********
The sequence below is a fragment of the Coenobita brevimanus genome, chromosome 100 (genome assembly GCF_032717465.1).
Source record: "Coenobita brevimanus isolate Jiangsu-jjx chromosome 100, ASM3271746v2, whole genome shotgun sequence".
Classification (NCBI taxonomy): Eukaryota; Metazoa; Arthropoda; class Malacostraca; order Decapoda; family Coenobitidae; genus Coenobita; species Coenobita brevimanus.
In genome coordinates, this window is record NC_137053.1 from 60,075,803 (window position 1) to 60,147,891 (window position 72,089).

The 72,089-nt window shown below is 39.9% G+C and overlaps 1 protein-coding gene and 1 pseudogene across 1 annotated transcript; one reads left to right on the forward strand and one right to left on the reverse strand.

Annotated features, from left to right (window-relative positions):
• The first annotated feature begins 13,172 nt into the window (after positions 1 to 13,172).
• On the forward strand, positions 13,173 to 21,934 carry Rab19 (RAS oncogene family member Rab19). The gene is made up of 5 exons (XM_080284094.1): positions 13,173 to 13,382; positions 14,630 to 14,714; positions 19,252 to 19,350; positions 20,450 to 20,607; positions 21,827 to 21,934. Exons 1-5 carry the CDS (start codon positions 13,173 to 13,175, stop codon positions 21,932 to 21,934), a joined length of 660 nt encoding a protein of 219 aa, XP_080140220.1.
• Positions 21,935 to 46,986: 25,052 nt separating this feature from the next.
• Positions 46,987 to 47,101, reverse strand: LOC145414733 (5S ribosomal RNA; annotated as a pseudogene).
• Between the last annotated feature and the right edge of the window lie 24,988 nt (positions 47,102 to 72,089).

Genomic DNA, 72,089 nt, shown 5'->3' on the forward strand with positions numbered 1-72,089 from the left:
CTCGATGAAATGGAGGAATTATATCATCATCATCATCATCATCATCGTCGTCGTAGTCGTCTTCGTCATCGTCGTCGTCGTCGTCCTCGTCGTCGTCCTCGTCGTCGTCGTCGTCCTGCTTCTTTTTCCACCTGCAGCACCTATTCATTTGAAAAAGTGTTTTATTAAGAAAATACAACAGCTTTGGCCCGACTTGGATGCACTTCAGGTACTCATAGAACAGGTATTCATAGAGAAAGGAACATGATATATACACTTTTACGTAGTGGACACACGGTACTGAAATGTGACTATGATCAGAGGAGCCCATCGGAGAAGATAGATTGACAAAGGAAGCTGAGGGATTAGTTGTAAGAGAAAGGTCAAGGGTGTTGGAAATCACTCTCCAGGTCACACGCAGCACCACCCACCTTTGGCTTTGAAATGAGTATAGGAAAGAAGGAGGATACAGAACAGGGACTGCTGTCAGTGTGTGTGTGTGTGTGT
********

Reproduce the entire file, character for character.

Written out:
The sequence below is a fragment of the Coenobita brevimanus genome, chromosome 100 (genome assembly GCF_032717465.1).
Source record: "Coenobita brevimanus isolate Jiangsu-jjx chromosome 100, ASM3271746v2, whole genome shotgun sequence".
Classification (NCBI taxonomy): Eukaryota; Metazoa; Arthropoda; class Malacostraca; order Decapoda; family Coenobitidae; genus Coenobita; species Coenobita brevimanus.
In genome coordinates, this window is record NC_137053.1 from 60,075,803 (window position 1) to 60,147,891 (window position 72,089).

The 72,089-nt window shown below is 39.9% G+C and overlaps 1 protein-coding gene and 1 pseudogene across 1 annotated transcript; one reads left to right on the forward strand and one right to left on the reverse strand.

Annotated features, from left to right (window-relative positions):
• The first annotated feature begins 13,172 nt into the window (after positions 1 to 13,172).
• On the forward strand, positions 13,173 to 21,934 carry Rab19 (RAS oncogene family member Rab19). The gene is made up of 5 exons (XM_080284094.1): positions 13,173 to 13,382; positions 14,630 to 14,714; positions 19,252 to 19,350; positions 20,450 to 20,607; positions 21,827 to 21,934. Exons 1-5 carry the CDS (start codon positions 13,173 to 13,175, stop codon positions 21,932 to 21,934), a joined length of 660 nt encoding a protein of 219 aa, XP_080140220.1.
• Positions 21,935 to 46,986: 25,052 nt separating this feature from the next.
• Positions 46,987 to 47,101, reverse strand: LOC145414733 (5S ribosomal RNA; annotated as a pseudogene).
• Between the last annotated feature and the right edge of the window lie 24,988 nt (positions 47,102 to 72,089).

Genomic DNA, 72,089 nt, shown 5'->3' on the forward strand with positions numbered 1-72,089 from the left:
CTCGATGAAATGGAGGAATTATATCATCATCATCATCATCATCATCGTCGTCGTAGTCGTCTTCGTCATCGTCGTCGTCGTCGTCCTCGTCGTCGTCCTCGTCGTCGTCGTCGTCCTGCTTCTTTTTCCACCTGCAGCACCTATTCATTTGAAAAAGTGTTTTATTAAGAAAATACAACAGCTTTGGCCCGACTTGGATGCACTTCAGGTACTCATAGAACAGGTATTCATAGAGAAAGGAACATGATATATACACTTTTACGTAGTGGACACACGGTACTGAAATGTGACTATGATCAGAGGAGCCCATCGGAGAAGATAGATTGACAAAGGAAGCTGAGGGATTAGTTGTAAGAGAAAGGTCAAGGGTGTTGGAAATCACTCTCCAGGTCACACGCAGCACCACCCACCTTTGGCTTTGAAATGAGTATAGGAAAGAAGGAGGATACAGAACAGGGACTGCTGTCAGTGTGTGTGTGTGTGTGT